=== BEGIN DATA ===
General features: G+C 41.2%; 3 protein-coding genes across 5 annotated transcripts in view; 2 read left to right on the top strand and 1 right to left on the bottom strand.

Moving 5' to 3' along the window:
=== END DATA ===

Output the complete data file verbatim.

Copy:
General features: G+C 41.2%; 3 protein-coding genes across 5 annotated transcripts in view; 2 read left to right on the top strand and 1 right to left on the bottom strand.

Moving 5' to 3' along the window: